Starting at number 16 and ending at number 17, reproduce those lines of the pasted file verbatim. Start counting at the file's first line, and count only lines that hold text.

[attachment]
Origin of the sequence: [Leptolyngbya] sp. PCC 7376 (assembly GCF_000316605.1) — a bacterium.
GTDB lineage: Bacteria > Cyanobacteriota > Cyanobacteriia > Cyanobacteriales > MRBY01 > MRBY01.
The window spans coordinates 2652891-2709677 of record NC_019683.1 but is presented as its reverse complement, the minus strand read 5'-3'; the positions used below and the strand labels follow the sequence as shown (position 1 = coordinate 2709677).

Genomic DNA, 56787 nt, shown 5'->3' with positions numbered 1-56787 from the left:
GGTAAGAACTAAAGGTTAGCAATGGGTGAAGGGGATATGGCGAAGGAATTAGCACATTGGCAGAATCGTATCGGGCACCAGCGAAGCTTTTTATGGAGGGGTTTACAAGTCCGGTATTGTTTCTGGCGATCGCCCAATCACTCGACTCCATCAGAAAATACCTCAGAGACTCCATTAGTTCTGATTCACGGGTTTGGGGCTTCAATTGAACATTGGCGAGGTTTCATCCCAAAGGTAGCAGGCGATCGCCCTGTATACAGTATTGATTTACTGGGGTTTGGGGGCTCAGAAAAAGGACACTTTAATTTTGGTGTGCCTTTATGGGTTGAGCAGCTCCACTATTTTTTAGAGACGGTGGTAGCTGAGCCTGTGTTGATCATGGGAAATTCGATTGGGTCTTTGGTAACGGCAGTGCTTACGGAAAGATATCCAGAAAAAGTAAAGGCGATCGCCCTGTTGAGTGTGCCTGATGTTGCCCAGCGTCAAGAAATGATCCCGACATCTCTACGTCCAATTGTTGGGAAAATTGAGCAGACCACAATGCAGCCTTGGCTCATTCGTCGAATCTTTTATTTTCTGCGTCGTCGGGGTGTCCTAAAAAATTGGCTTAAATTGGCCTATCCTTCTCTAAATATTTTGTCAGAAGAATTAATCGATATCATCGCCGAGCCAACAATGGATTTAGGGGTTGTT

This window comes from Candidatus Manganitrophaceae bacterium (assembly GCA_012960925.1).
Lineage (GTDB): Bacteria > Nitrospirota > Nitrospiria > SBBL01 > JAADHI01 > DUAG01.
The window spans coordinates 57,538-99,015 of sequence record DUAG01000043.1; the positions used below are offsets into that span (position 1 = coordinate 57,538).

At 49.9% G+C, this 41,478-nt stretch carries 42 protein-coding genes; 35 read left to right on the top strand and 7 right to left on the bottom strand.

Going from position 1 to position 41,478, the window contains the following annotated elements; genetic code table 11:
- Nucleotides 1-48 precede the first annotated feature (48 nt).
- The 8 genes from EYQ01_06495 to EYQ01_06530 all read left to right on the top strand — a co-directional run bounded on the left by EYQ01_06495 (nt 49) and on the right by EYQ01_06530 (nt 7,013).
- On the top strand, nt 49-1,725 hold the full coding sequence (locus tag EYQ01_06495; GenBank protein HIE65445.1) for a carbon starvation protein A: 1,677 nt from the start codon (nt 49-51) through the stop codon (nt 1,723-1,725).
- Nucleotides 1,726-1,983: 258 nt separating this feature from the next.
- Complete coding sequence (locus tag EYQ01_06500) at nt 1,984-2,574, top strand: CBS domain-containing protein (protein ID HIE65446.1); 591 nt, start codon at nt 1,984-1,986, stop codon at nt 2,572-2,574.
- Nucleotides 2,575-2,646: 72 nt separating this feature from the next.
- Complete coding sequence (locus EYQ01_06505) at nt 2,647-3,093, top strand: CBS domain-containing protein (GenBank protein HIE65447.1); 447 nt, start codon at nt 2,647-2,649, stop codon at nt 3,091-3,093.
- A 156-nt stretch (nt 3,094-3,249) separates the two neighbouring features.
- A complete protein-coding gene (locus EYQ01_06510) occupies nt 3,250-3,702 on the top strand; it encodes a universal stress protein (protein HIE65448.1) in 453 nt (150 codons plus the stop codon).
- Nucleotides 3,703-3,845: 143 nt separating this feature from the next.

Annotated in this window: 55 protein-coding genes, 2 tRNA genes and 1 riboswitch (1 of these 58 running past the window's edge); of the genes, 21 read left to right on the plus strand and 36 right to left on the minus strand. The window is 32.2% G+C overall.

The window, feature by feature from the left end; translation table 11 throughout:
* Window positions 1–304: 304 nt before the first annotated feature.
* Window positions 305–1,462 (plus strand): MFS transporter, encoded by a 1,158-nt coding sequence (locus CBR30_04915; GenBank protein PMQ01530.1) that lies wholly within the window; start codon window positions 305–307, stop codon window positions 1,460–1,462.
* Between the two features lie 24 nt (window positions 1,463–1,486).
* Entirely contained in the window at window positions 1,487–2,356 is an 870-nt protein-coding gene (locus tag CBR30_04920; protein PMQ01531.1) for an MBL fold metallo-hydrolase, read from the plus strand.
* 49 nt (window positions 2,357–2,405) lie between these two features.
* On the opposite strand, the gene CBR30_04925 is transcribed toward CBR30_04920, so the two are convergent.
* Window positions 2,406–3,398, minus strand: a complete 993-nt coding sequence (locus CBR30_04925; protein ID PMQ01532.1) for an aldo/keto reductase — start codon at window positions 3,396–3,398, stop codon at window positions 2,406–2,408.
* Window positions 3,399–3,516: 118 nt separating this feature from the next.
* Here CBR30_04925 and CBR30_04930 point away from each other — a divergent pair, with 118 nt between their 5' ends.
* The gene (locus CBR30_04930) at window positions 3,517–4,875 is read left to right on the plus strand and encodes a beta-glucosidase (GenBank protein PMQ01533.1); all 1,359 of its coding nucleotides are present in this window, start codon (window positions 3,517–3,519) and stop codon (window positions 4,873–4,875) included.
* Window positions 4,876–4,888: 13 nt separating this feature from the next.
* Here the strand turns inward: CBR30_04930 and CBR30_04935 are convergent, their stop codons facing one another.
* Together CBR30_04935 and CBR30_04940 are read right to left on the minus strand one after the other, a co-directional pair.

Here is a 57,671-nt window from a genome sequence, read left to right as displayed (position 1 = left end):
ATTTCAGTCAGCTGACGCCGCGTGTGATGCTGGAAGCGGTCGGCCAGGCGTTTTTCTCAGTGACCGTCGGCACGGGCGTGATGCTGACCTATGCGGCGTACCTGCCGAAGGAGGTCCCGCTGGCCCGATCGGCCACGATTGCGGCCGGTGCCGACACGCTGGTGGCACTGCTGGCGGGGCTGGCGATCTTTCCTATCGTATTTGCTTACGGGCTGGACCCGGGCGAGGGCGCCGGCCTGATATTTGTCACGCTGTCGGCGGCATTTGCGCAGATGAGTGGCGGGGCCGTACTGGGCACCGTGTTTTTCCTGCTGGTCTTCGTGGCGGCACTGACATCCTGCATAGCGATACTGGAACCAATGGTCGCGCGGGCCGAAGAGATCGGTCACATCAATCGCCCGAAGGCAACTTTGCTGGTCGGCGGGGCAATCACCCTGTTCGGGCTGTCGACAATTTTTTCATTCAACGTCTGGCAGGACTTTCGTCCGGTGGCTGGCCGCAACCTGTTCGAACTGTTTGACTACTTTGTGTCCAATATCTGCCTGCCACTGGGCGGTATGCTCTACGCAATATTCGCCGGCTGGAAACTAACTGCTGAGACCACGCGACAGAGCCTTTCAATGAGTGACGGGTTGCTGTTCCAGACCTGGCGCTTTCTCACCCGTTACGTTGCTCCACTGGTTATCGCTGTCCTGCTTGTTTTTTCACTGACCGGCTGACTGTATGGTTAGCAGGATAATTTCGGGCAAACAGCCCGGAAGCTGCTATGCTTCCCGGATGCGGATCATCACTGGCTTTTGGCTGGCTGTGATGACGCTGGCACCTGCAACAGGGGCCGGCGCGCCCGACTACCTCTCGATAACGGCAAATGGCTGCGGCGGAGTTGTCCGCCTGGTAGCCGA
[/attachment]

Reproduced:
- Nucleotides 2,575-2,646: 72 nt separating this feature from the next.
- Complete coding sequence (locus EYQ01_06505) at nt 2,647-3,093, top strand: CBS domain-containing protein (GenBank protein HIE65447.1); 447 nt, start codon at nt 2,647-2,649, stop codon at nt 3,091-3,093.